Mastermind: Hip-Hop is supposed to be about breaking down barriers and it needs to stay that way. Hip-Hop was founded in the hood by black people. As long as that’s understood everything’s fine. The white Hip-Hop community is nothing more than people adapting and acknowledging that this culture works for them. Hip-Hop is the only thing that unites people all around the world. So you’re going to have people who listen to Hip-Hop in Germany and Japan. We don’t segregate them by saying that’s Japanese Hip-Hop. It’s just Hip-Hop. It’s what they do. The fact that they wake up, they dj, they break dance, they emcee, they study the history of what’s gone on. The fact that they participate in that—that’s what makes them Hip-Hop. We’re just dealing with people’s social habits. The social climate of the state.
Slim: White people like going places where white people go, black people like going places where black people go. If you got 1,000 white kids at The Loring Pasta Bar listening to Try D, that is still Hip-Hop. If you got 1,000 black kids at The Quest listening to Guardians of Balance, that is still Hip-Hop. If we got 1,000 white kids at Loring Pasta Bar listening to Guardians of Balance, it’s still Hip-Hop. If there are 1,000 black kids at The Quest listening to Try D, it’s still Hip-Hop. It’s just that some people need barriers in order to function.
Mastermind: Try D is my dog, but I would never classify him as a white emcee. I classify him as an emcee because he earned his stripes. You got to respect the skill. As long as you operate on that basis you keep the bullshit to a minimum.
Kandis: What’s a song on the album people are going to talk about?
Slim: “Negro Shit” (translated in Spanish).
Mastermind: Here’s the challenge when you listen to that song, listen to the whole thing.
Slim: Some people might say Mastermind is trying to be like NAS.
Mastermind: I already had it written before he dropped his joint.
Slim: Cats are going to talk about “Say What You Mean, Mean What You Say.” It’s about personal stuff going on in our lives, how we see shit.
Mastermind: There’s growth in that song. Everything is seasonal, trendy. We always talk about life and the struggles. We’ve been the black sheep of the Twin Cities for awhile, you know what I’m saying? People didn’t want to touch us, people didn’t want to deal with us. It’s getting a little better now—everybody is growing up, everybody is learning. What we strive to do is to make sure people have an understanding of who we are and not just take somebody’s else’s word and run with it.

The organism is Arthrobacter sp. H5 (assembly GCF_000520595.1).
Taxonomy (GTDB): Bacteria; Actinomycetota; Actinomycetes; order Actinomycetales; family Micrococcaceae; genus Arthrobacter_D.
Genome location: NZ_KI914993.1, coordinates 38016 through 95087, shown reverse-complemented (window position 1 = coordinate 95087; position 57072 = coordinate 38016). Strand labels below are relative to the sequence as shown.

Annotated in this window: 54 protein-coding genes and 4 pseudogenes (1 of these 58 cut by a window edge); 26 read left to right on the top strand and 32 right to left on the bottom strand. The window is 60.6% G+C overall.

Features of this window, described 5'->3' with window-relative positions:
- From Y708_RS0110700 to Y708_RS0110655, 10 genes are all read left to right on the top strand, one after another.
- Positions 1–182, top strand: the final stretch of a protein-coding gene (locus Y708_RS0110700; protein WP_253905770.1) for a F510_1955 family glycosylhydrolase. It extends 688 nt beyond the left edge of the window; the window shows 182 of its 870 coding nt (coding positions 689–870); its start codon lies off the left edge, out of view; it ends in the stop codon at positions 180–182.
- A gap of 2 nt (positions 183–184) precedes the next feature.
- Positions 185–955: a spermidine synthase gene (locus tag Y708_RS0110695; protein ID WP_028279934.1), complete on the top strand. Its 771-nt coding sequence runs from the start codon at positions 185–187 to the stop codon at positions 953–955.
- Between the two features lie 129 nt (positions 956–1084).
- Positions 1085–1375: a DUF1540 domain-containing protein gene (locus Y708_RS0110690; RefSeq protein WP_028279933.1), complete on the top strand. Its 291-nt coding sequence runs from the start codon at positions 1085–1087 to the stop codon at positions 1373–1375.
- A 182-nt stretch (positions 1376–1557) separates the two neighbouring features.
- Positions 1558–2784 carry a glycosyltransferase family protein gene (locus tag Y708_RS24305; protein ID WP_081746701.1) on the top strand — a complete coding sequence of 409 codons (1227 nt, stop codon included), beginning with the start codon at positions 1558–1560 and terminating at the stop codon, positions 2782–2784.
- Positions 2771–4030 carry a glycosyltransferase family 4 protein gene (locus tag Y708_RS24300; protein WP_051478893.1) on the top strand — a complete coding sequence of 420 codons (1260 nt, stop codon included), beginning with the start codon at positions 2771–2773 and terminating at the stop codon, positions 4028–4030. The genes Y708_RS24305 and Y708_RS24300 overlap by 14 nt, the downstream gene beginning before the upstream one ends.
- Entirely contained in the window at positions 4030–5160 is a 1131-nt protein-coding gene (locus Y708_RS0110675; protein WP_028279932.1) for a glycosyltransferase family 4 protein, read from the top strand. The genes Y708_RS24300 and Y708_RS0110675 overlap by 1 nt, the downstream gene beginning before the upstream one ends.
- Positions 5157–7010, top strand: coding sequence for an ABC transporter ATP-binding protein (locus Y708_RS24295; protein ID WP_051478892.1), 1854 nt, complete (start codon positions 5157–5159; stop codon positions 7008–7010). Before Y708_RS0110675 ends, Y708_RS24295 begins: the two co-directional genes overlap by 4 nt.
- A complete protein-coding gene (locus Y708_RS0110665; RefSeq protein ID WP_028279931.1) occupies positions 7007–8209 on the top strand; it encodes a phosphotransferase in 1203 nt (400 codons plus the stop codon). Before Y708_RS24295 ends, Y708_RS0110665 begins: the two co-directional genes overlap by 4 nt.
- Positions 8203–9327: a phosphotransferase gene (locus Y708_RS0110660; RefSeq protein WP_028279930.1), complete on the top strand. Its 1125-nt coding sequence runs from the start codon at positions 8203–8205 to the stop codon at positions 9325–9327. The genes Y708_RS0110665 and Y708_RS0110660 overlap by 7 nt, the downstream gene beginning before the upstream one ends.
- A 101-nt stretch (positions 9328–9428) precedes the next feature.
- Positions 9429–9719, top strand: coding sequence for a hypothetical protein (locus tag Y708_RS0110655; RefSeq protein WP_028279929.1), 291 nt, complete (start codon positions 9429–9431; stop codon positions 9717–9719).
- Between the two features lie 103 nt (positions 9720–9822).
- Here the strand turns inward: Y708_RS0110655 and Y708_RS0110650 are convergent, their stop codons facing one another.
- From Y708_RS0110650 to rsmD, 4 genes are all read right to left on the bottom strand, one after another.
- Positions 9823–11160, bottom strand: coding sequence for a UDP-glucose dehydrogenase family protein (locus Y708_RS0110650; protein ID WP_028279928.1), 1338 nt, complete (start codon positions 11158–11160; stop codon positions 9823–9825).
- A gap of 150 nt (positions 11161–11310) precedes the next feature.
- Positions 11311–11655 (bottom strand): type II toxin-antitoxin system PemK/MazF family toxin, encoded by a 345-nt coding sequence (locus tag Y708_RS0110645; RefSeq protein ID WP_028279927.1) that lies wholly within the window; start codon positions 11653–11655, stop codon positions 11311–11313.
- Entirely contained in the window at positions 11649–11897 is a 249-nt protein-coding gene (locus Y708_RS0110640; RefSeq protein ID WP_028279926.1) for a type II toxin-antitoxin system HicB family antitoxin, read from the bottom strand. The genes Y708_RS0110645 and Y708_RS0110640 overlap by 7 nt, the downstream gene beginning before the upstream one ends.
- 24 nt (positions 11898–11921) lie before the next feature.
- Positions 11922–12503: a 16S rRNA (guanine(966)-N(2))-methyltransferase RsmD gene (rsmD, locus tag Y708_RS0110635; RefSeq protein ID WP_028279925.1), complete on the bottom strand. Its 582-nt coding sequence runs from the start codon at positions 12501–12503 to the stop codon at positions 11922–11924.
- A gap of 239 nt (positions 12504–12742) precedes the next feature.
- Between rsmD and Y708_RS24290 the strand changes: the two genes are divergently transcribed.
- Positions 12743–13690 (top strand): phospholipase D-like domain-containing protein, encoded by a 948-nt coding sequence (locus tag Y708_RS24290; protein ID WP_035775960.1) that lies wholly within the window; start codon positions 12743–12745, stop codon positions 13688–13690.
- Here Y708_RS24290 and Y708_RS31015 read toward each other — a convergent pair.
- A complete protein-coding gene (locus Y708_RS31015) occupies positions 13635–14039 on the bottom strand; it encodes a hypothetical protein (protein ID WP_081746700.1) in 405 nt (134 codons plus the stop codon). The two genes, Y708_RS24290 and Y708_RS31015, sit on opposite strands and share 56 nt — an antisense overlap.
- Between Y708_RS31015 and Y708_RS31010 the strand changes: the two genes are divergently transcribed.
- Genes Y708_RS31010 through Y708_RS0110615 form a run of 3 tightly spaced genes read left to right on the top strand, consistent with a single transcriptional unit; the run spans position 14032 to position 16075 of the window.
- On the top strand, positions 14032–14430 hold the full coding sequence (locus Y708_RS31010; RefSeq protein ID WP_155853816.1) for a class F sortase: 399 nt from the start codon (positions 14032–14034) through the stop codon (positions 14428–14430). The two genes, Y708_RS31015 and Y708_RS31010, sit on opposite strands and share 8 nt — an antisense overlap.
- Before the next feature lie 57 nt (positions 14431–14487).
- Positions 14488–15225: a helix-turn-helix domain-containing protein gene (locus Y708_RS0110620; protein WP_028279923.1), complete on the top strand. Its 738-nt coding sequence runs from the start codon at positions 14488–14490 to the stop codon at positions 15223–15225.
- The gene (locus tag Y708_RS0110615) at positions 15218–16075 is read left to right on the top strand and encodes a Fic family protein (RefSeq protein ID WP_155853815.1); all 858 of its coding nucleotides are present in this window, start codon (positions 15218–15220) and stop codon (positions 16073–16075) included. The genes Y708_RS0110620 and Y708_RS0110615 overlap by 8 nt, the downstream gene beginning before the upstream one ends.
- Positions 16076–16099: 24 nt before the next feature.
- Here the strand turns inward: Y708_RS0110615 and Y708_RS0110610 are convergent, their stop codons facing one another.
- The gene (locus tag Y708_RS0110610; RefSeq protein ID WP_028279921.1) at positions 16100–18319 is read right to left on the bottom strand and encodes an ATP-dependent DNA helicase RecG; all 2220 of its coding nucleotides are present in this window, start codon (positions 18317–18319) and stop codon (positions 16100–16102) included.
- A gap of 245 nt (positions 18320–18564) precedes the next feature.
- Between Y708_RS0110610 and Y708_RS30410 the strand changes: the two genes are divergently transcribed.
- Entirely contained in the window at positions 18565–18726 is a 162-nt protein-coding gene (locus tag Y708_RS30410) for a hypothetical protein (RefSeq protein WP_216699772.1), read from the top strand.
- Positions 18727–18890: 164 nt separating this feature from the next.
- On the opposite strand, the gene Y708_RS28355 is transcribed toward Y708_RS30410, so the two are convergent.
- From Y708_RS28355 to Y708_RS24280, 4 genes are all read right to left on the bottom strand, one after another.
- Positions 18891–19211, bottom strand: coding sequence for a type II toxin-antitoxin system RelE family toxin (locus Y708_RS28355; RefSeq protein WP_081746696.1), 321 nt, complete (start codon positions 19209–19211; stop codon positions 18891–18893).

Kandis: Why do you think it has been like that?
Mastermind: We’re very assertive as black men. When we speak, we don’t speak about running around smacking bitches or pimping, that’s not our m.o. I grew up in the Million Man March Era and I miss the camaraderie of that day. How did we go backwards from consciousness to stupidity?
Slim: I think the Hip-Hop scene is outstanding. What needs to happen now is more unity. We need more unification. No one is going to make it out of here on their own and it has been proven in the past that the cats that have, really don’t get no love. We are trying to pull our resources together. A lot of cats want to deal with us strictly on the fact that we are vets in this game and they know we make hot music. And on the flip side of that, there are cats don’t want to make music with us because they don’t want us to outshine them, because we have a tendency to do that.
Kandis: Are there any collaborations on the album?
Slim: The only Hip-Hop collaboration on the album is with Muja Messiah and the reason is because most cats are not serious. We call him up and he is there when we call other cats and they don’t show up. We also have some singers on the album: Dinah Williams, Andrea Ivy (Minnesota Idol Contestant) and Yvette. I’m doing all the production.
Slim: And for the record, there were some haters saying Guardians of Balance are racist and unmarketable—just want to let you know that is the farthest thing from the truth.
Mastermind: We are no more racist than Mos Def and Talib Kweli. Come and see us for yourself.